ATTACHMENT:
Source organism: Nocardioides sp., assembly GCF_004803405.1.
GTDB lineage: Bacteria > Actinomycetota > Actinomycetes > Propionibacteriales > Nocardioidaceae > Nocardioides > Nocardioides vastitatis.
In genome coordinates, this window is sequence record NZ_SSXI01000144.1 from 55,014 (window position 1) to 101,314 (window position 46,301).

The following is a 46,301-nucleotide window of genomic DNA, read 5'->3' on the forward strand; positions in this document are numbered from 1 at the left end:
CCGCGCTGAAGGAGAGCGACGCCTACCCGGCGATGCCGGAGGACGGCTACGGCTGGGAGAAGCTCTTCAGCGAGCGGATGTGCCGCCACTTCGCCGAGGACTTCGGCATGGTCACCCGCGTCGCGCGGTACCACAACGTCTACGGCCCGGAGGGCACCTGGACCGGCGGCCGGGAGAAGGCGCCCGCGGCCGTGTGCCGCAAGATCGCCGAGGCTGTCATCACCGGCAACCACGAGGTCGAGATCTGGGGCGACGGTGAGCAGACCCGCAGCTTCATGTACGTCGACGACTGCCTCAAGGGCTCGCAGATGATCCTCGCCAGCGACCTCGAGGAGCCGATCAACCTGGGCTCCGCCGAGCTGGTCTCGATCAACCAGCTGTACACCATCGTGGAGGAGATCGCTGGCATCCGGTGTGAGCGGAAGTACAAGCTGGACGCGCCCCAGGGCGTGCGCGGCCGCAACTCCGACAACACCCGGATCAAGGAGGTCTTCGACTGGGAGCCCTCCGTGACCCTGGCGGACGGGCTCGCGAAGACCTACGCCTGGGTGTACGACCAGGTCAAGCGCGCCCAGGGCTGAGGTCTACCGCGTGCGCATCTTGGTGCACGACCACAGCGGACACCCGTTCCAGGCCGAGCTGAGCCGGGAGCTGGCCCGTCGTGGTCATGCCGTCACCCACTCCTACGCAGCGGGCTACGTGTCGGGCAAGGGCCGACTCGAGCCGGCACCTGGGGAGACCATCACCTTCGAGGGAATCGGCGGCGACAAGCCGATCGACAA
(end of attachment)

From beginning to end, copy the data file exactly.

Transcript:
Source organism: Nocardioides sp., assembly GCF_004803405.1.
GTDB lineage: Bacteria > Actinomycetota > Actinomycetes > Propionibacteriales > Nocardioidaceae > Nocardioides > Nocardioides vastitatis.
In genome coordinates, this window is sequence record NZ_SSXI01000144.1 from 55,014 (window position 1) to 101,314 (window position 46,301).

The following is a 46,301-nucleotide window of genomic DNA, read 5'->3' on the forward strand; positions in this document are numbered from 1 at the left end:
CCGCGCTGAAGGAGAGCGACGCCTACCCGGCGATGCCGGAGGACGGCTACGGCTGGGAGAAGCTCTTCAGCGAGCGGATGTGCCGCCACTTCGCCGAGGACTTCGGCATGGTCACCCGCGTCGCGCGGTACCACAACGTCTACGGCCCGGAGGGCACCTGGACCGGCGGCCGGGAGAAGGCGCCCGCGGCCGTGTGCCGCAAGATCGCCGAGGCTGTCATCACCGGCAACCACGAGGTCGAGATCTGGGGCGACGGTGAGCAGACCCGCAGCTTCATGTACGTCGACGACTGCCTCAAGGGCTCGCAGATGATCCTCGCCAGCGACCTCGAGGAGCCGATCAACCTGGGCTCCGCCGAGCTGGTCTCGATCAACCAGCTGTACACCATCGTGGAGGAGATCGCTGGCATCCGGTGTGAGCGGAAGTACAAGCTGGACGCGCCCCAGGGCGTGCGCGGCCGCAACTCCGACAACACCCGGATCAAGGAGGTCTTCGACTGGGAGCCCTCCGTGACCCTGGCGGACGGGCTCGCGAAGACCTACGCCTGGGTGTACGACCAGGTCAAGCGCGCCCAGGGCTGAGGTCTACCGCGTGCGCATCTTGGTGCACGACCACAGCGGACACCCGTTCCAGGCCGAGCTGAGCCGGGAGCTGGCCCGTCGTGGTCATGCCGTCACCCACTCCTACGCAGCGGGCTACGTGTCGGGCAAGGGCCGACTCGAGCCGGCACCTGGGGAGACCATCACCTTCGAGGGAATCGGCGGCGACAAGCCGATCGACAA